Wednesday, 01 Apr 2020

You are here

FDA Approves Ustekinumab for Ulcerative Colitis

Ustekinumab (Stelara) is now FDA-approved to treat moderately to severely active ulcerative colitis, said drugmaker Janssen on Monday, in addition to its indications for psoriasis, psoriatic arthritis, and Crohn's disease.

Approval was based primarily on results from the Johnson & Johnson unit's UNIFI trial, in which subcutaneous injections of ustekinumab led to clinical remission rates of 38%-44% after 12 months, depending on the dosing interval (12 and 8 weeks, respectively), versus 24% in a placebo group.

Janssen also boasted that ustekinumab "is the first and only approved treatment for ulcerative colitis to demonstrate improvement of the colon as measured by a novel histologic-endoscopic mucosal improvement endpoint" -- a composite of histologic examination and visual inspection during colonoscopy. The company noted, however, that it's unclear whether this biomarker is predictive of long-term clinical outcomes.

Ustekinumab targets the IL-12 and IL-23 interleukin cytokines. It was first approved 10 years ago for treating adults with moderate to severe plaque psoriasis, with a series of label expansions in the years following.

The drug comes with a number of cautions, particularly increased risk for infections, as well as a rare but life-threatening complication known as reversible posterior leukoencephalopathy syndrome that has been seen with a number of immune-modulating therapies.

Disclosures: 
The author has no conflicts of interest to disclose related to this subject

Add new comment

More Like This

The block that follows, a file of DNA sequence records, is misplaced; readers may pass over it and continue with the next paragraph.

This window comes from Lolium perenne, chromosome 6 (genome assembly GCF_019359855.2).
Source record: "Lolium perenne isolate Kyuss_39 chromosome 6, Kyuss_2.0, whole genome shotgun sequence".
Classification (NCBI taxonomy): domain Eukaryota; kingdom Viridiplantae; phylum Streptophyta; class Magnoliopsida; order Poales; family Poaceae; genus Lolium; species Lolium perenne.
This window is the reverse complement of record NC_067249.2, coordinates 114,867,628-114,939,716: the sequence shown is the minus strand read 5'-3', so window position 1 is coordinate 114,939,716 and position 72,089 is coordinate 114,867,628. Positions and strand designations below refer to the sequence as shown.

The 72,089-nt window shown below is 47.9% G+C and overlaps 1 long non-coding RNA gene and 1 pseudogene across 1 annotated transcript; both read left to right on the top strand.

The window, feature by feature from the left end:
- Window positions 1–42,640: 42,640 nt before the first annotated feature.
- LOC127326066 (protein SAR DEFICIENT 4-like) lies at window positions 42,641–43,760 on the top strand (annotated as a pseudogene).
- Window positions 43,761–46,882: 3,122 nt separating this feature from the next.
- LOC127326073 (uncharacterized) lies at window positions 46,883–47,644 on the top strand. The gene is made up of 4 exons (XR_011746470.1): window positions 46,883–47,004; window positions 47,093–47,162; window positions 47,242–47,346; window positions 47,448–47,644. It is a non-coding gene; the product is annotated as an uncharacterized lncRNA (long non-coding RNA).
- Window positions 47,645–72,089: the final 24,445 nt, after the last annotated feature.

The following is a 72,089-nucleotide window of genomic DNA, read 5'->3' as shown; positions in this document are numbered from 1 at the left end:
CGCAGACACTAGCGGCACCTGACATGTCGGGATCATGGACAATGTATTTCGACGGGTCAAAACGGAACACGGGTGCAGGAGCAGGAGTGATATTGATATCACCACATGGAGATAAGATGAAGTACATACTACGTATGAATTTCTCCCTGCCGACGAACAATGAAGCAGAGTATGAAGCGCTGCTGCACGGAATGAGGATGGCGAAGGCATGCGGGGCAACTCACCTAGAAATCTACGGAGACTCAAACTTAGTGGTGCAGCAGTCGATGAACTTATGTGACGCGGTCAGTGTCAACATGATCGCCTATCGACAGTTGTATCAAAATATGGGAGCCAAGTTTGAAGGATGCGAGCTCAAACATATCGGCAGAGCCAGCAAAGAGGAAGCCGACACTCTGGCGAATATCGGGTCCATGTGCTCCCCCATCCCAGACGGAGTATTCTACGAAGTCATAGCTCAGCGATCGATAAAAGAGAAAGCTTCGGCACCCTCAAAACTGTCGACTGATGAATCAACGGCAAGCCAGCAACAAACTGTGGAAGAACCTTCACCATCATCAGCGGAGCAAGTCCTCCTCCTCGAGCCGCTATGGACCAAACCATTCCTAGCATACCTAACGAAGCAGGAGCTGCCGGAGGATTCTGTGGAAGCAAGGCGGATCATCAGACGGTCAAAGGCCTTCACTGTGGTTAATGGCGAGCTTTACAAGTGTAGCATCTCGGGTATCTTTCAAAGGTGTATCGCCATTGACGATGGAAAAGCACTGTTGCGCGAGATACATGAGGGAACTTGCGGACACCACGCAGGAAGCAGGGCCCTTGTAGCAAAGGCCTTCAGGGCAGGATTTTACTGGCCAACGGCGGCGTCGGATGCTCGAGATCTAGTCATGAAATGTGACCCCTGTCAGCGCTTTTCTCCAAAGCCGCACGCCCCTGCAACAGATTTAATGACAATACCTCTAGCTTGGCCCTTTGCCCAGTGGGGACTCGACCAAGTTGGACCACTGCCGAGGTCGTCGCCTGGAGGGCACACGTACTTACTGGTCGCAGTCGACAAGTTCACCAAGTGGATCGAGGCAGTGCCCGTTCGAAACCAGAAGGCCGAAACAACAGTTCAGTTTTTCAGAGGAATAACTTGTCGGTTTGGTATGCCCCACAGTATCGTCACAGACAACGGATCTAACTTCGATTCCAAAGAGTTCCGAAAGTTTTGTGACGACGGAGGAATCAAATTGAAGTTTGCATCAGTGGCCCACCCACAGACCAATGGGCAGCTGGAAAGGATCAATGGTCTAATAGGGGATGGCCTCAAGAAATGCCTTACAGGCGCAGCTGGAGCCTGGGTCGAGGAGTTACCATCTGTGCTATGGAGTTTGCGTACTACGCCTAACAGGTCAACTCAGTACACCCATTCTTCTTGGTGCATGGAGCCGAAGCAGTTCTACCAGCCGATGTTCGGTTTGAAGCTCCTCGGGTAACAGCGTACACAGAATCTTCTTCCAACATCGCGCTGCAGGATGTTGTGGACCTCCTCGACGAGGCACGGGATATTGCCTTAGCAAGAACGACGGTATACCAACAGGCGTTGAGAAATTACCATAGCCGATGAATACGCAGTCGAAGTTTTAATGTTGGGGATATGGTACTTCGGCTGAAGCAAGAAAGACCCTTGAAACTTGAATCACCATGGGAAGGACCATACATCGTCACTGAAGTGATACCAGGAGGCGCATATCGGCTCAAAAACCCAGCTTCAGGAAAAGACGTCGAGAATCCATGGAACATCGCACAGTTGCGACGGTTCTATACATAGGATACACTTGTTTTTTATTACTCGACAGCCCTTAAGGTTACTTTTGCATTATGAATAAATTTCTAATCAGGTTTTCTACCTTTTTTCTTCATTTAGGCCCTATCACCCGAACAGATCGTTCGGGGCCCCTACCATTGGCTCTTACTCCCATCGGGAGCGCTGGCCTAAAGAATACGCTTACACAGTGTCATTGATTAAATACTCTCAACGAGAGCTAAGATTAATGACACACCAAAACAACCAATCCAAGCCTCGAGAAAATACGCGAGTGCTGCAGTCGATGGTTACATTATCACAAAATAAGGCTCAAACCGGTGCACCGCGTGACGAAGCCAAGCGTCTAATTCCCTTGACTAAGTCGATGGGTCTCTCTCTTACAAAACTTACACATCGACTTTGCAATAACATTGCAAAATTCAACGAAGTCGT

ACR Infusion Guidance During COVID-19 Crisis

The American College of Rheumatology (ACR) has published a guidance document on infusions and office based therapies.

Infusions in the Time of Coronavirus

As they say, necessity is the mother of invention. After years of bemoaning the challenges of telemedicine, our rheumatology clinic transition entirely to a remote clinic in the space of a week. One of the few good things to come out of this crisis is that we may learn that in-person visits are not as critical as we thought, which may in turn help our specialty’s access issues.

Earlier Anakinra Initiation Warranted in Still's Disease

An Italian study examined the outcomes in adult onset Still's disease (AOSD) based on whether they received early or delayed treatment with anakinra (ANK). 

A total of 141 AOSD patients were retrospectively studied.

Overall, they found no differences in efficacy if ANK was started within 6 (or 12 mos) vs. thereafter.  

Switching Biologics in JIA

While there are numerous agents approved for use in juvenile idiopathic arthritis, little is know about actual use biological disease-modifying antirheumatic drug (DMARD) use or switching in the biologic era. A cohort comparison study has shown that after an unsuccessful trial of a first biologic, changing to a second TNFi is as effective as switching to a non-TNFi biologic.

Tofacitinib Effective in Refractory Still's Disease

Fourteen cases reported from mainland China suggest that tofacitinib (TOFA) may be effective in patients with refractory adult-onset Still’s disease (AOSD), further adding to a growing list of potential use of JAK inhibition in managing inflammatory, and now autoinflammatory, disease.